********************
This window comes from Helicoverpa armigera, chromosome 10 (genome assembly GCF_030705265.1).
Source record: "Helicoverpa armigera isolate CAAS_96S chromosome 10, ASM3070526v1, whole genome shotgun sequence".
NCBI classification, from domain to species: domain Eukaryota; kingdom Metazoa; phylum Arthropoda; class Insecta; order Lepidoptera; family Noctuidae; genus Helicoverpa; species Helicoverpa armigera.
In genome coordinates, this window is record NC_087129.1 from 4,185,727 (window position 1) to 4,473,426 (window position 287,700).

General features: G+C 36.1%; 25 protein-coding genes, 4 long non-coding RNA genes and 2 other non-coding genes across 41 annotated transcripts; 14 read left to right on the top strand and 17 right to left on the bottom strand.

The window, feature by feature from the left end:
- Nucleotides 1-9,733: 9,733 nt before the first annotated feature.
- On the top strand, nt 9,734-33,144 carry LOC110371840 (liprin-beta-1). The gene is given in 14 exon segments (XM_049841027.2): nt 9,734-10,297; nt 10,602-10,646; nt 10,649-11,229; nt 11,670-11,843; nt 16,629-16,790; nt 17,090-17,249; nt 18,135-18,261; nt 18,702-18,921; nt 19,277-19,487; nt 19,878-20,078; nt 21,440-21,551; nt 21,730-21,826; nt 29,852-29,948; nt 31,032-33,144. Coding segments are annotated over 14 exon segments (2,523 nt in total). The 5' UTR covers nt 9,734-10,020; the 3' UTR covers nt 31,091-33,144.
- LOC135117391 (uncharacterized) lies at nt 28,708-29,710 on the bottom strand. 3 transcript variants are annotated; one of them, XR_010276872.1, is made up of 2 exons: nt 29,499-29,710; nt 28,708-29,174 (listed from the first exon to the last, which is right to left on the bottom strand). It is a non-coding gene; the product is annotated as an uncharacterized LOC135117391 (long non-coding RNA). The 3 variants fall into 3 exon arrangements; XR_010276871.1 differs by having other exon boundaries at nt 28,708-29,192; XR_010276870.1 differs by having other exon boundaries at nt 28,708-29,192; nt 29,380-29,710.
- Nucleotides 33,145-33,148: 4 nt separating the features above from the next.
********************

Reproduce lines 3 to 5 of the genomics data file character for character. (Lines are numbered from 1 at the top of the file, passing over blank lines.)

NCBI classification, from domain to species: domain Eukaryota; kingdom Metazoa; phylum Arthropoda; class Insecta; order Lepidoptera; family Noctuidae; genus Helicoverpa; species Helicoverpa armigera.
In genome coordinates, this window is record NC_087129.1 from 4,185,727 (window position 1) to 4,473,426 (window position 287,700).

General features: G+C 36.1%; 25 protein-coding genes, 4 long non-coding RNA genes and 2 other non-coding genes across 41 annotated transcripts; 14 read left to right on the top strand and 17 right to left on the bottom strand.